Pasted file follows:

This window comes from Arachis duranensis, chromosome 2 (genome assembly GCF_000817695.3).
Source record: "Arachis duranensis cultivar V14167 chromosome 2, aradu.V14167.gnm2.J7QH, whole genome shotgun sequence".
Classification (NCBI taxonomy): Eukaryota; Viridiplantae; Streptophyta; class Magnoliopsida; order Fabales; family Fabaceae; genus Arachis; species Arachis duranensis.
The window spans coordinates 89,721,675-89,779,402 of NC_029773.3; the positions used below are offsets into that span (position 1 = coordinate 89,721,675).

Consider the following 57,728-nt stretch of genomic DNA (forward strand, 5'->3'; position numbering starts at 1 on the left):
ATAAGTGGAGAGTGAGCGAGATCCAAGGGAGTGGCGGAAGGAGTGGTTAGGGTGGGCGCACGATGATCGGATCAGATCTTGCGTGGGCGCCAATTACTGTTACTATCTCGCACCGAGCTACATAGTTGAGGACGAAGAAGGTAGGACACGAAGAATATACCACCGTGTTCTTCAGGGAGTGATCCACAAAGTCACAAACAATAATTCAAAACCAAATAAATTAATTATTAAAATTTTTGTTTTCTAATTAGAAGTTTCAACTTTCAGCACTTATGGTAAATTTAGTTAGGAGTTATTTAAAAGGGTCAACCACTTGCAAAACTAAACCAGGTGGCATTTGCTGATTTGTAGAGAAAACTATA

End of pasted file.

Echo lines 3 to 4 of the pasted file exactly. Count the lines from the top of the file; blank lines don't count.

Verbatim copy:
Classification (NCBI taxonomy): Eukaryota; Viridiplantae; Streptophyta; class Magnoliopsida; order Fabales; family Fabaceae; genus Arachis; species Arachis duranensis.
The window spans coordinates 89,721,675-89,779,402 of NC_029773.3; the positions used below are offsets into that span (position 1 = coordinate 89,721,675).